A fortuitous move in a boom-and-bust tech business

Wall Street Journal: Seagate Technology has agreed to pay $1.9 billion in stock to buy rival Maxtor Corp. The transaction unites two of the biggest makers of computer disk drives, a boom-and-bust business in which Seagate has long played the role of consolidator.

I’ve bought and installed quite a few hard drives in my time. In nearly every case, I’ve always bought Maxtor drives as I’ve always felt they were the best brand. Better than Seagate, better than Western Digital, better than any other.

No real evidence to prove they were the best, purely perception and then experience with the brand.

Anyway, as the Journal says, hardware is boom and bust, a commodity business today, and the marketplace is a tough one:

[…] Disk drives are in heavy demand to store data in computers and a growing array of consumer products. But competition is fierce, forcing manufacturers to keep boosting the storage capacities of their products while driving down prices.

By acquiring Maxtor, Seagate hopes to drive a larger volume of products through its network of factories, boosting the utilization of those plants and increasing profit margins. The deal is expected to boost Seagate’s earnings per share on a cash basis after the first full year of combined operations, they said, though Seagate may not retain all the revenue Maxtor now generates.

A tougher market still for traditional drive manufacturing with flash-based storage gaining market traction. So Seagate’s acquisition could be fortuitous, says Business Week. Or maybe not if a differently-focused market assessment from Forbes is any guide.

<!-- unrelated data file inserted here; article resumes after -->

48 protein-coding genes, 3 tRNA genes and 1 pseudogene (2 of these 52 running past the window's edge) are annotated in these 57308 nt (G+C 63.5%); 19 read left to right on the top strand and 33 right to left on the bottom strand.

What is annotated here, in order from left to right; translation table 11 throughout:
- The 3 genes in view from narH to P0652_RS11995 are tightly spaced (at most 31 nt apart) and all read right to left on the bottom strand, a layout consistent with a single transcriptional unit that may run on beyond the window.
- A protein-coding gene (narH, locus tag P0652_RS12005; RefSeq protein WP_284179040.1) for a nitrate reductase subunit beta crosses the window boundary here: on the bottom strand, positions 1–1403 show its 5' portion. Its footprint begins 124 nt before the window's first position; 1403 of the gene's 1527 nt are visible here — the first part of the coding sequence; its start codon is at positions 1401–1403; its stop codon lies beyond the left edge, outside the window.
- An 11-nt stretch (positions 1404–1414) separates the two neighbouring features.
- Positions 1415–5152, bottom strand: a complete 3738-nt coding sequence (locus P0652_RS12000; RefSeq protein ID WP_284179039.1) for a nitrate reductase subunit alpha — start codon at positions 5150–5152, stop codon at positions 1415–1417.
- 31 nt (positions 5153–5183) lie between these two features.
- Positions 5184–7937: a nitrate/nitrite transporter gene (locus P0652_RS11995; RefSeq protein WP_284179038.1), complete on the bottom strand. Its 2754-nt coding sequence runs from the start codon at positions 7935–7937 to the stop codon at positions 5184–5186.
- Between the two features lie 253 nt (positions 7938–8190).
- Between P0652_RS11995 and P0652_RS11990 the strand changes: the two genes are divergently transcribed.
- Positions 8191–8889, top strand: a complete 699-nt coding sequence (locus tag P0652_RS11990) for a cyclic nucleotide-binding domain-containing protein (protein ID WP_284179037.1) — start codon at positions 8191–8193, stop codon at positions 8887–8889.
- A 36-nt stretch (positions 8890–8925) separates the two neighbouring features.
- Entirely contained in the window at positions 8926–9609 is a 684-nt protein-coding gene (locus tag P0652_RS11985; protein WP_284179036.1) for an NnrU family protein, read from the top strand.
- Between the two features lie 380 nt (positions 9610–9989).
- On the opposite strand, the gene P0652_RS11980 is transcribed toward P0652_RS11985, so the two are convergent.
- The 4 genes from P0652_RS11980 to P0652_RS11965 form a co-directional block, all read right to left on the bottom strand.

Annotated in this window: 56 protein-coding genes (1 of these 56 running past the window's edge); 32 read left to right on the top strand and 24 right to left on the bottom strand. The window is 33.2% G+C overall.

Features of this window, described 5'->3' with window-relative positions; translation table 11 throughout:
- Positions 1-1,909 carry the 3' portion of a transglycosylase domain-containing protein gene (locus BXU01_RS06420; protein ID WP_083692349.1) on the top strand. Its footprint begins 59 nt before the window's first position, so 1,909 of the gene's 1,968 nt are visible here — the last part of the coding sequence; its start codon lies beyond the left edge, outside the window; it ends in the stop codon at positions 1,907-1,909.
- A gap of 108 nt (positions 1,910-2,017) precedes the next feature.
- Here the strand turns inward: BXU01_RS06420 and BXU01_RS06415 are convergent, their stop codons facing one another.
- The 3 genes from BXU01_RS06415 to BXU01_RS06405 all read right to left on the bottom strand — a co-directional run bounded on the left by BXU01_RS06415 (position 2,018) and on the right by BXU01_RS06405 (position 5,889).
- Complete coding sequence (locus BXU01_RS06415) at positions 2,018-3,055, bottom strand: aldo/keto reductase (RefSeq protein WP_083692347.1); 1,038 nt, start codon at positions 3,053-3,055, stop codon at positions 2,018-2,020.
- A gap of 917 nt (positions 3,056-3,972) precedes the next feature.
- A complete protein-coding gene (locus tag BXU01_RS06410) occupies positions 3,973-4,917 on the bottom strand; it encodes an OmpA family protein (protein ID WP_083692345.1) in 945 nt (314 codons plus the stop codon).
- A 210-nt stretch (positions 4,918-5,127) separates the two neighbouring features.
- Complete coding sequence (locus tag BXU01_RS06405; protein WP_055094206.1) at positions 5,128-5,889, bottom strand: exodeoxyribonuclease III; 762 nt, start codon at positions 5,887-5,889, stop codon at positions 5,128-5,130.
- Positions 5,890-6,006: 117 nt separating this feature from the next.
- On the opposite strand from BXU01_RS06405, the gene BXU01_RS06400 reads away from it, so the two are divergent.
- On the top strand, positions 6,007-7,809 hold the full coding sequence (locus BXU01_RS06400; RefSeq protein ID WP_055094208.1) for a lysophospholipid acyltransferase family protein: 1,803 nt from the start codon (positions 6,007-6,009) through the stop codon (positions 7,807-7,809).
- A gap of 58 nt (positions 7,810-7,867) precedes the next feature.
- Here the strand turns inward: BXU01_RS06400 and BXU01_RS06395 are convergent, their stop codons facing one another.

I think BW has it right.

2 thoughts on “A fortuitous move in a boom-and-bust tech business

  1. You are very fortunate. I have had no good experiences with Maxtor the drives or the company. The external hard drive I used to back up my critical information is a paperweight now. They sold a lot of those to a lot of very unhappy people.
    The internal Maxtor drive I installed grinds every time it’s accessed. I hold my breath and back up religiously to a Western Digital.
    When I sent in for a rebate from Maxtor, they sent me a link so that I could track the progress. I checked on it twice. They then tried to refuse to give me the rebate because they said I had submitted it twice – by clicking on the link.
    The Seagate move is excellent news from my point of view, especially if Maxtor goes away.

  2. That’s an unfortunate experience, Pamela.
    I’ve just bought my first WD drive, an external USB2 hard drive that I’ll be using for backup. Heard good things about this particular drive. So we’ll see how my perception of WD develops based on this experience.

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